The yard extraordinaire
 Phil Lovett takes the guesswork out of a perfect lawn

      In every neighborhood, there is always that one guy who has the perfect yard. The yard with grass that looks like a green carpet, those emerald blades that would put even the best golf course to shame. Out in Mahomet’s Country Ridge neighborhood, that one guy is Phil Lovett. His grass is so thick and lush that it just begs for bare feet to walk around and enjoy it.
      “You know, grass isn’t hard to grow correctly. It just takes the right amount of water, a little fertilizer, then some upkeep, and you’ll have a beautiful lawn,” Lovett said from his patio one sunny spring afternoon. “Mow it short when it’s cool, so it stays healthy, and mow it longer when it gets warmer. Let the clippings mulch back into the lawn and use a good fertilizer. I get good results with Scott’s.”
      Years ago, Lovett had a yard with sod. It didn’t grow just the way he had imagined or wanted it to grow.
      “I went to Bob Cooper at True Value and asked him what to do,” he said. “He really helped me out. I still use his advice to this day”
      According to Lovett, in the East Central Illinois area, many lawns are primarily comprised with Kentucky Blue grass, a fine shafted high quality turf that can withstand very high traffic and bounces back well from drought and heat. It is very dense with smooth upright stems. It is a perennial, which means it comes back from year-to-year, and is very competitive with other grasses, often crowding them out. It is believed to be an introduced species, from Europe or Asia. It can grow well I dry or moist soil.
      “Ideally, a lawn needs about one inch of water per week,” he said.
      Lovett said it’s easy to measure the amount of rainfall by accessing the local weather reports. Then, if sprinkling is needed, a cup or small bowl can be placed in the yard to measure the amount of water that is delivered to the yard’s grass.
      “I finally decided to design my own sprinkling system,” he said. “I would be moving sprinklers around every twenty minutes.”
      He cut his sod deep enough to bury lines of high quality water hose. He attached four sprinkler heads and misters to each line of water hose. These would rotate giving water to each area for 15 to 20 minutes per area. He runs it very early in the morning, before the sun rises.
      “I had to take into consideration that the closer the sprinkler, the higher the water pressure, if I had flower beds that needed water or it was just turf that needed water, you know, things like that,” he said.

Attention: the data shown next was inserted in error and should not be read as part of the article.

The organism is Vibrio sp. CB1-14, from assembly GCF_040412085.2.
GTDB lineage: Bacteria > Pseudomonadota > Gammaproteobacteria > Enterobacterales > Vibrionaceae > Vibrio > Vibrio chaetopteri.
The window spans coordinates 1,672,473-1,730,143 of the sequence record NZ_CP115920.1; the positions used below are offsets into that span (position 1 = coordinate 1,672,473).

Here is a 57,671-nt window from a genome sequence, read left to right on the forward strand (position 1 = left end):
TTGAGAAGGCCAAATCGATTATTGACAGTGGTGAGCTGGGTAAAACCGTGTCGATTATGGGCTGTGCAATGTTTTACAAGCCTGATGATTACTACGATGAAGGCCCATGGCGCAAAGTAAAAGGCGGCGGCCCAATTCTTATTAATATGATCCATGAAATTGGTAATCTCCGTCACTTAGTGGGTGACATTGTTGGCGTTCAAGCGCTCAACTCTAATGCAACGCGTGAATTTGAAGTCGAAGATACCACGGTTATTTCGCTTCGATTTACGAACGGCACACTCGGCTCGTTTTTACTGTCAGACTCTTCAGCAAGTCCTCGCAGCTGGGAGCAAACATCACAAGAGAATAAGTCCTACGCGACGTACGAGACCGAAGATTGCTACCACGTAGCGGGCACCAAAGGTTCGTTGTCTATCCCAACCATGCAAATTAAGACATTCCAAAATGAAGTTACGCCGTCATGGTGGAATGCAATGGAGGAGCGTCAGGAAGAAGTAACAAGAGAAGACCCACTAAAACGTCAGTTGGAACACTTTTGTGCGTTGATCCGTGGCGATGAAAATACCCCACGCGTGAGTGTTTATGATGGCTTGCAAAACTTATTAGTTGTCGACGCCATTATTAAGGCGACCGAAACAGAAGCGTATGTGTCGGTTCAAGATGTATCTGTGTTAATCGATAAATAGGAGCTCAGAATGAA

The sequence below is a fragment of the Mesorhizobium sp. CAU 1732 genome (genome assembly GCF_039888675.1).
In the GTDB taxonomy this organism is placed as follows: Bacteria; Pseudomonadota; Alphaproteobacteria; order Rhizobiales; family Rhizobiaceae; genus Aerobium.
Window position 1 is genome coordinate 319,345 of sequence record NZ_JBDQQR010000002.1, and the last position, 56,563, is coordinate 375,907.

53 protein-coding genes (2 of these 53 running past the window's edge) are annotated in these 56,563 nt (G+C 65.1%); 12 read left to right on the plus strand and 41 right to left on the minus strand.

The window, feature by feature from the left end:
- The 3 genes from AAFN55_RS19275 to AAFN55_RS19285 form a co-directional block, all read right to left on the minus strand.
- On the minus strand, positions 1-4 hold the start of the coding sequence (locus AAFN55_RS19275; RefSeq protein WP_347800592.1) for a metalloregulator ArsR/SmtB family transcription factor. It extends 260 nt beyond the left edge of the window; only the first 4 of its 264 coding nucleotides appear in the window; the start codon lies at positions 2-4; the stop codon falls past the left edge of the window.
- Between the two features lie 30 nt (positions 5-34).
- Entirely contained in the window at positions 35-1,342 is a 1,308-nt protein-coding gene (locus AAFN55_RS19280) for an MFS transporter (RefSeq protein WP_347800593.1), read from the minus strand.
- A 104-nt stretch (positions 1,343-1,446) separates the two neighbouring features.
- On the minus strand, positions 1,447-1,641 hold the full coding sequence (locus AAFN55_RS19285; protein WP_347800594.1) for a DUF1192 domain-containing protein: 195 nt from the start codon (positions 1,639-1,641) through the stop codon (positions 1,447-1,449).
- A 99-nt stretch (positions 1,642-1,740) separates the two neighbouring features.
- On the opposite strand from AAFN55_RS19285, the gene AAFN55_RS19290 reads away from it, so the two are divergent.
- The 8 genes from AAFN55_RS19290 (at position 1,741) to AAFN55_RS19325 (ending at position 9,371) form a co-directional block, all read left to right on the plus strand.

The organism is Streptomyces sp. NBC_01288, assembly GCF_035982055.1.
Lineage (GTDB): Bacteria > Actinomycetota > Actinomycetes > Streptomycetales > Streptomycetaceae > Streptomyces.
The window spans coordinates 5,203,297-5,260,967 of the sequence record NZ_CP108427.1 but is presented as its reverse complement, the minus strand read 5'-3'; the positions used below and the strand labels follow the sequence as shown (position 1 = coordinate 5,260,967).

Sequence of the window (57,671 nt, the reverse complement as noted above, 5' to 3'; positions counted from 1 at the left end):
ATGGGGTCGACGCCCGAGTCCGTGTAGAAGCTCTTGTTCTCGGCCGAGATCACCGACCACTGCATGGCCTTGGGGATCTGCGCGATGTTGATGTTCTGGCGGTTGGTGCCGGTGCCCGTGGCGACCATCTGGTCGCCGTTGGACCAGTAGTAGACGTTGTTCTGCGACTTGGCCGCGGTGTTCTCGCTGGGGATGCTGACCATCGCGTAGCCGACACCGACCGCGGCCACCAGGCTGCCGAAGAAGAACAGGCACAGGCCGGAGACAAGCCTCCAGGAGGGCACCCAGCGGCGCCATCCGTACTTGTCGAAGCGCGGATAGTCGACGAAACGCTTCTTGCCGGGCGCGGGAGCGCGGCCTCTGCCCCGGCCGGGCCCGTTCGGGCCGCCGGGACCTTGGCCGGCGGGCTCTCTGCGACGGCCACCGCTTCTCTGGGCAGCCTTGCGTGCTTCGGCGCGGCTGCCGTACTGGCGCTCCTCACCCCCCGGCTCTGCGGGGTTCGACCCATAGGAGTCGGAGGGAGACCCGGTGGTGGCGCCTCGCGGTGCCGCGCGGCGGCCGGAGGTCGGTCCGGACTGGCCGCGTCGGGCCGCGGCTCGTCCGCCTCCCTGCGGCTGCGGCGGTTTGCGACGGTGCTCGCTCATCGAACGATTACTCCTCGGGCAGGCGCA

He was shocked to learn that his neighbor spent $6,000 for a sprinkling system.
      “I spent about $800 on mine,” he said with a smile.
      Lovett also had beautiful plantings and landscaping, too.
      “My mom started me out on all of this,” he said. “I’ve always enjoyed taking care of a yard and keeping it nice.”
      His last house had an established lawn with mature plantings, so when they built his current home almost 12 years ago, he made a deal with his daughters, Courtney and Ashley.
      “We talked, and they said they would help me get this yard established,” he said. “They sure did a lot of work to help out.”
      Lovett designed his own landscapes.
      “I drew it up myself. I researched and read about the different varieties,” he said, adding that over the years he has tried many different types of landscaping.
      He rides his bike around and he gets ideas from others’ yards.
      “I see things and I think, ‘That’s a good way to do that,’” he said.
      He likes to layer plantings.
      “I’ll have my bushes three, four or even five deep. I like the way that looks. I also like to keep annuals in my planters, and I like my beds to have perennials,” he said.
      He said that it can get expensive, so he tries to find ways to save money when he creates his landscapes and hardscapes.
      “I wanted our builder to put in a sidewalk along the side of our house. It was really expensive,” he said.
      The Lovetts put in a brick paver, gravel and stepping stone walkway that was but a fraction of the cost that the concrete sidewalk would have been to put into place.
      “It just takes a little thought. I enjoy all the work. It’s rewarding,” he said.